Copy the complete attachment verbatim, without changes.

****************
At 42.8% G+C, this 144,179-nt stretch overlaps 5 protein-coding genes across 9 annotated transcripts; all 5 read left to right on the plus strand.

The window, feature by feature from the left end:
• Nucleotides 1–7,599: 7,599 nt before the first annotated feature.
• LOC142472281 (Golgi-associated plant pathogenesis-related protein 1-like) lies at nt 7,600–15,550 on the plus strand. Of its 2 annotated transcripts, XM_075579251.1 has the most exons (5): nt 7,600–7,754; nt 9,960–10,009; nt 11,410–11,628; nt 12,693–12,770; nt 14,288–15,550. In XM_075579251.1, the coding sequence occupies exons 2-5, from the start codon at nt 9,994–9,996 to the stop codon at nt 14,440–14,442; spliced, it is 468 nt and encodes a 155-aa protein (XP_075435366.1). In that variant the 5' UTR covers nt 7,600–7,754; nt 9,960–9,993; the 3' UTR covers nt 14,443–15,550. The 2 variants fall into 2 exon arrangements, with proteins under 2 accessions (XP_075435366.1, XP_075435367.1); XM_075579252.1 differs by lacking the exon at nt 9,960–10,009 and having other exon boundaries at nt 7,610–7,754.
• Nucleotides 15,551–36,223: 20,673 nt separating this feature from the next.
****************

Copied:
At 42.8% G+C, this 144,179-nt stretch overlaps 5 protein-coding genes across 9 annotated transcripts; all 5 read left to right on the plus strand.

The window, feature by feature from the left end:
• Nucleotides 1–7,599: 7,599 nt before the first annotated feature.
• LOC142472281 (Golgi-associated plant pathogenesis-related protein 1-like) lies at nt 7,600–15,550 on the plus strand. Of its 2 annotated transcripts, XM_075579251.1 has the most exons (5): nt 7,600–7,754; nt 9,960–10,009; nt 11,410–11,628; nt 12,693–12,770; nt 14,288–15,550. In XM_075579251.1, the coding sequence occupies exons 2-5, from the start codon at nt 9,994–9,996 to the stop codon at nt 14,440–14,442; spliced, it is 468 nt and encodes a 155-aa protein (XP_075435366.1). In that variant the 5' UTR covers nt 7,600–7,754; nt 9,960–9,993; the 3' UTR covers nt 14,443–15,550. The 2 variants fall into 2 exon arrangements, with proteins under 2 accessions (XP_075435366.1, XP_075435367.1); XM_075579252.1 differs by lacking the exon at nt 9,960–10,009 and having other exon boundaries at nt 7,610–7,754.
• Nucleotides 15,551–36,223: 20,673 nt separating this feature from the next.